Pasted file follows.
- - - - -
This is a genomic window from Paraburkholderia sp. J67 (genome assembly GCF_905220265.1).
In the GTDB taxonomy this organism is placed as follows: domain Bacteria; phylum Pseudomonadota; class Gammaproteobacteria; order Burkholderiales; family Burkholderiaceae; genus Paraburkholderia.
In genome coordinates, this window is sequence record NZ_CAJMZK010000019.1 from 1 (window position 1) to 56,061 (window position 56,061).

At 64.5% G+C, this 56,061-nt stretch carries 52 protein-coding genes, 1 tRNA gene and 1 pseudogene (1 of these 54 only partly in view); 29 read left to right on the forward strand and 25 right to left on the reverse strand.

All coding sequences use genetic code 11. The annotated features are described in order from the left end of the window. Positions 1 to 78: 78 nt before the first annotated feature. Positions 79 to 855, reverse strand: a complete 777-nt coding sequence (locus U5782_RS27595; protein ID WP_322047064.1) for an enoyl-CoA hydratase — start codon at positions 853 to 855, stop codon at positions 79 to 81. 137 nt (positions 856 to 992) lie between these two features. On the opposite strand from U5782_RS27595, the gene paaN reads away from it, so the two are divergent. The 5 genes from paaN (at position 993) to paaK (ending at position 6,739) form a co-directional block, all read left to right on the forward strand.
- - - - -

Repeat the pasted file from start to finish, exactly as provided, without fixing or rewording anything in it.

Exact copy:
This is a genomic window from Paraburkholderia sp. J67 (genome assembly GCF_905220265.1).
In the GTDB taxonomy this organism is placed as follows: domain Bacteria; phylum Pseudomonadota; class Gammaproteobacteria; order Burkholderiales; family Burkholderiaceae; genus Paraburkholderia.
In genome coordinates, this window is sequence record NZ_CAJMZK010000019.1 from 1 (window position 1) to 56,061 (window position 56,061).

At 64.5% G+C, this 56,061-nt stretch carries 52 protein-coding genes, 1 tRNA gene and 1 pseudogene (1 of these 54 only partly in view); 29 read left to right on the forward strand and 25 right to left on the reverse strand.

All coding sequences use genetic code 11. The annotated features are described in order from the left end of the window. Positions 1 to 78: 78 nt before the first annotated feature. Positions 79 to 855, reverse strand: a complete 777-nt coding sequence (locus U5782_RS27595; protein ID WP_322047064.1) for an enoyl-CoA hydratase — start codon at positions 853 to 855, stop codon at positions 79 to 81. 137 nt (positions 856 to 992) lie between these two features. On the opposite strand from U5782_RS27595, the gene paaN reads away from it, so the two are divergent. The 5 genes from paaN (at position 993) to paaK (ending at position 6,739) form a co-directional block, all read left to right on the forward strand.